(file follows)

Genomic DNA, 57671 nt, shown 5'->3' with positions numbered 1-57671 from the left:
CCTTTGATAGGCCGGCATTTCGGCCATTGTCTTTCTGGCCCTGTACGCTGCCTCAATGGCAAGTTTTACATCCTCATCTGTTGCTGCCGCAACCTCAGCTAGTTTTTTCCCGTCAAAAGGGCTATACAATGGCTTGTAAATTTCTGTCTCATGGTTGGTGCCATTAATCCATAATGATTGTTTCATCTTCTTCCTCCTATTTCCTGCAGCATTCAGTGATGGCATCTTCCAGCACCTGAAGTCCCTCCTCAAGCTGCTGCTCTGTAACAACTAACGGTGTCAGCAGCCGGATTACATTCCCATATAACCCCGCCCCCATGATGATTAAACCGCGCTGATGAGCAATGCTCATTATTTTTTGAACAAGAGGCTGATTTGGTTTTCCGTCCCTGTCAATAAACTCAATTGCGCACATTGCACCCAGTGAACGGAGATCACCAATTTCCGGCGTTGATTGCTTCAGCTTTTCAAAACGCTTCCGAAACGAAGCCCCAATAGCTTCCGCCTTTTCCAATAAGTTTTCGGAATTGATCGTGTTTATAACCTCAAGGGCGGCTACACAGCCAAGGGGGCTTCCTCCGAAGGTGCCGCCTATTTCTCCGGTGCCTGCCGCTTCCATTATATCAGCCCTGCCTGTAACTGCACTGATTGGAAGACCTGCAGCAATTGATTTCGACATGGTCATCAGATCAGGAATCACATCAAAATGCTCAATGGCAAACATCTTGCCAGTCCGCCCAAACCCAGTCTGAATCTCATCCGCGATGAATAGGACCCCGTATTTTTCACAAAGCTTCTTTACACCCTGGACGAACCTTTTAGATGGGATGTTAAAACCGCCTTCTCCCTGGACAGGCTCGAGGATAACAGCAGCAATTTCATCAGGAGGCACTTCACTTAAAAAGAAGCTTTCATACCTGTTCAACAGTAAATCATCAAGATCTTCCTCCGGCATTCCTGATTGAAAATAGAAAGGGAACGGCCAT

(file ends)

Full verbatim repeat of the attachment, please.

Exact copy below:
Genomic DNA, 57671 nt, shown 5'->3' with positions numbered 1-57671 from the left:
CCTTTGATAGGCCGGCATTTCGGCCATTGTCTTTCTGGCCCTGTACGCTGCCTCAATGGCAAGTTTTACATCCTCATCTGTTGCTGCCGCAACCTCAGCTAGTTTTTTCCCGTCAAAAGGGCTATACAATGGCTTGTAAATTTCTGTCTCATGGTTGGTGCCATTAATCCATAATGATTGTTTCATCTTCTTCCTCCTATTTCCTGCAGCATTCAGTGATGGCATCTTCCAGCACCTGAAGTCCCTCCTCAAGCTGCTGCTCTGTAACAACTAACGGTGTCAGCAGCCGGATTACATTCCCATATAACCCCGCCCCCATGATGATTAAACCGCGCTGATGAGCAATGCTCATTATTTTTTGAACAAGAGGCTGATTTGGTTTTCCGTCCCTGTCAATAAACTCAATTGCGCACATTGCACCCAGTGAACGGAGATCACCAATTTCCGGCGTTGATTGCTTCAGCTTTTCAAAACGCTTCCGAAACGAAGCCCCAATAGCTTCCGCCTTTTCCAATAAGTTTTCGGAATTGATCGTGTTTATAACCTCAAGGGCGGCTACACAGCCAAGGGGGCTTCCTCCGAAGGTGCCGCCTATTTCTCCGGTGCCTGCCGCTTCCATTATATCAGCCCTGCCTGTAACTGCACTGATTGGAAGACCTGCAGCAATTGATTTCGACATGGTCATCAGATCAGGAATCACATCAAAATGCTCAATGGCAAACATCTTGCCAGTCCGCCCAAACCCAGTCTGAATCTCATCCGCGATGAATAGGACCCCGTATTTTTCACAAAGCTTCTTTACACCCTGGACGAACCTTTTAGATGGGATGTTAAAACCGCCTTCTCCCTGGACAGGCTCGAGGATAACAGCAGCAATTTCATCAGGAGGCACTTCACTTAAAAAGAAGCTTTCATACCTGTTCAACAGTAAATCATCAAGATCTTCCTCCGGCATTCCTGATTGAAAATAGAAAGGGAACGGCCAT